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Consuming conflicts: consumer responsibility for armed conflicts in DR Congo and Nigeria

Aula, Ilari (2019) Consuming conflicts: consumer responsibility for armed conflicts in DR Congo and Nigeria. PhD thesis, London School of Economics and Political Science.

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This thesis investigates one of the central concepts in International Relations Theory, responsibility, and the challenges that the globalisation of production poses to its conventional understandings. As individuals’ ties extend further beyond national boundaries, a myriad of harms enters the horizon of their moral appraisal. A case in point, in affluent democracies consumers are often urged to buy ‘ethically’ so that miseries ranging from labour rights violations to climate change and armed conflicts are ameliorated. However, approaches that systematically explore the grounds of consumers’ responsibility to do so are few and far between. Does the globalisation of supply chains give rise to consumers' moral responsibility to alleviate harms abroad? This thesis approaches the question from the perspective of global ethics. It draws on a reading of John Dewey’s work to treat actors’ capacities as a contingent compass to navigate through the challenges that global production processes present to consumers' habitual ways of moral thought and action. To generate the empirical basis for a plausible capacity-based argument, it launches a close study of consumers’ means to alleviate armed conflicts linked with the resource curse phenomenon in eastern DR Congo and southern Nigeria. The work contributes to contemporary studies of global ethics through a mid-level approach, as it draws on empirical research to rearticulate topical moral challenges. The three perspectives of guilty consumer claims, blame games and citizen-consumers weave the theoretical analysis with contemporary practices of assigning responsibility. While it is difficult to ameliorate resourcerelated armed conflicts by buying differently, in some cases purchase action may constitute a step towards a better world and individuals more capable of orienting through its ethical complexities.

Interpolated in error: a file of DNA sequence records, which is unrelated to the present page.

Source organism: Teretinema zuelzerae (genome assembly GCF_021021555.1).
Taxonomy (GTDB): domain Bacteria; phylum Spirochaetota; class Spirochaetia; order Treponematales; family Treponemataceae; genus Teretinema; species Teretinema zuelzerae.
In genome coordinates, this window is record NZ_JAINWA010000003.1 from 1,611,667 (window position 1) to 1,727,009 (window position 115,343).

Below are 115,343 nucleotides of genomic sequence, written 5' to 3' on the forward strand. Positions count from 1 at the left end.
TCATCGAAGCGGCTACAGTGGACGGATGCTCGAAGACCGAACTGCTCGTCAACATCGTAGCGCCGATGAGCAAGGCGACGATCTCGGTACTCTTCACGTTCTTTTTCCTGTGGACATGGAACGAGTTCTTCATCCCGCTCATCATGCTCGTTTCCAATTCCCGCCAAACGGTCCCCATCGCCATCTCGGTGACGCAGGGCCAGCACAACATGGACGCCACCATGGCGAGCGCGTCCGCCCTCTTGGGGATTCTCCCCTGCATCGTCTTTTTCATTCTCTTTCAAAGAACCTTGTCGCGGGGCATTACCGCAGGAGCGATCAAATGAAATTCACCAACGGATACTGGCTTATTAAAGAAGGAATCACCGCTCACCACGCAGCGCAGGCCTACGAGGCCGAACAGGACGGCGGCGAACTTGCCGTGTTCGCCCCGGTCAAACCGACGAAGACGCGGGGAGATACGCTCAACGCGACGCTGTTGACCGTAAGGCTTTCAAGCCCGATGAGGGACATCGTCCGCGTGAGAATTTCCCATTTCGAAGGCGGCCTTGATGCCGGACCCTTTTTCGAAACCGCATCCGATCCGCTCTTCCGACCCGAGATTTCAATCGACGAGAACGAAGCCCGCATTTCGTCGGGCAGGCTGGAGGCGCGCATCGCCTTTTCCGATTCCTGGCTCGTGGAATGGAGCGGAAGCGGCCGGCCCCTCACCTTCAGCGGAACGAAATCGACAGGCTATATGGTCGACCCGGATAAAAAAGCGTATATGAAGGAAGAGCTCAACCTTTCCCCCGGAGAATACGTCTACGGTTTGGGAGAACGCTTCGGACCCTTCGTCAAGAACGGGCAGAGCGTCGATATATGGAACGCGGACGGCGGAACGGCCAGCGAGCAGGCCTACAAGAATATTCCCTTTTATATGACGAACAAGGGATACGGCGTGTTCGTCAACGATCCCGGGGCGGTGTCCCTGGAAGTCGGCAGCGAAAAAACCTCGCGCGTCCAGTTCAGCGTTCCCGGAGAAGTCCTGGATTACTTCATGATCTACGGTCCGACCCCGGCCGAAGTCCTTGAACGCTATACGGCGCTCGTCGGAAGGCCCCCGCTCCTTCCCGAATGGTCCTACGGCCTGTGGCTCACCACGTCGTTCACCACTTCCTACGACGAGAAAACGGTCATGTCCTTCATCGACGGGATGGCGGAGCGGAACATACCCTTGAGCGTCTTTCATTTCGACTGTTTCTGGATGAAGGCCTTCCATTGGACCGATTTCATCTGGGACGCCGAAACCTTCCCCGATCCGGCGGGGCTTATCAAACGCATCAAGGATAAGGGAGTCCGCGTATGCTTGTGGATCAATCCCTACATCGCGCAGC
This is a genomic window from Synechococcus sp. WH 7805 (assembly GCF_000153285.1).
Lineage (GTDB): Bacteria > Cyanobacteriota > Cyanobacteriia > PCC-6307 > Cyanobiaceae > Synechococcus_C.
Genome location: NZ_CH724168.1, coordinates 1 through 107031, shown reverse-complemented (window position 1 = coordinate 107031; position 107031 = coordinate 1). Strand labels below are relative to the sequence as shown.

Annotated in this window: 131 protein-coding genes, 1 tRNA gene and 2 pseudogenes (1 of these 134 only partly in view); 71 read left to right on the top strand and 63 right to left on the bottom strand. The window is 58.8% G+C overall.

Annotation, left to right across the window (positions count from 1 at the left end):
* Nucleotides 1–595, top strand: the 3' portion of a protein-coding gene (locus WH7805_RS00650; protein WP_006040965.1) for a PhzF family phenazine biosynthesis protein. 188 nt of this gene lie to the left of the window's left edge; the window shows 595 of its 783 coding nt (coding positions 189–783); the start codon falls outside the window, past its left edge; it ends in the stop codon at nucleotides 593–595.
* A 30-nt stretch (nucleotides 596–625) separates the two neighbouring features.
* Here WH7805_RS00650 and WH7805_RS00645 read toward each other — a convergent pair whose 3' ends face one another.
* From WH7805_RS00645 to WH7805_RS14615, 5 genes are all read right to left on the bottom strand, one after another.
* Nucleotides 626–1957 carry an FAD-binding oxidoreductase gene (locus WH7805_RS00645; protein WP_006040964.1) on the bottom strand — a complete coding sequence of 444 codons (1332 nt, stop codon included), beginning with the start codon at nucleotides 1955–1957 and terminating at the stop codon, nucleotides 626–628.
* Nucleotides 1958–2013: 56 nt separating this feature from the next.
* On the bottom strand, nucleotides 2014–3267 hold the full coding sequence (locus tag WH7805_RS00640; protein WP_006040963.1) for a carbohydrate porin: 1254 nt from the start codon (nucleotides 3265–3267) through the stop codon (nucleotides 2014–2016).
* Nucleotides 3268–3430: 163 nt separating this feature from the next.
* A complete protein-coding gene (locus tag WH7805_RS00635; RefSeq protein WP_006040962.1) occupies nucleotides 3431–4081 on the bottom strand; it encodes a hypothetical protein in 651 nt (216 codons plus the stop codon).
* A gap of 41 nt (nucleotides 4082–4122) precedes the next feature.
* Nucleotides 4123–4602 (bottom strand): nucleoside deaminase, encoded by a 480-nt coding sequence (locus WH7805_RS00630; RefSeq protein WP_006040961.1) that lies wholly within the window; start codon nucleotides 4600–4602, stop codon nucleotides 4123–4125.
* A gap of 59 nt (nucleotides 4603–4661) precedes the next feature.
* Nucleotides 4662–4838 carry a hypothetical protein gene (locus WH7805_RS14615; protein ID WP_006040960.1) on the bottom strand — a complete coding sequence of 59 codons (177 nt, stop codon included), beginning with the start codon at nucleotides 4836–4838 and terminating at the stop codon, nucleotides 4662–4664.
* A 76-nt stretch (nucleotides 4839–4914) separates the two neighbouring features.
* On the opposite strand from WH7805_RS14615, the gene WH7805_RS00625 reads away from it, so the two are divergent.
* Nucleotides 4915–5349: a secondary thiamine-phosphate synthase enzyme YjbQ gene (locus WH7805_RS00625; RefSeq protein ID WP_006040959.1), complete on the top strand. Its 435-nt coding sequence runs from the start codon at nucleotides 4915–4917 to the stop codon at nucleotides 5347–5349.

Item Type: Thesis (PhD)
Additional Information: © 2019 Ilari Aula
Library of Congress subject classification: J Political Science > JZ International relations
Sets: Departments > International Relations
Supervisor: Ainley, Kirsten

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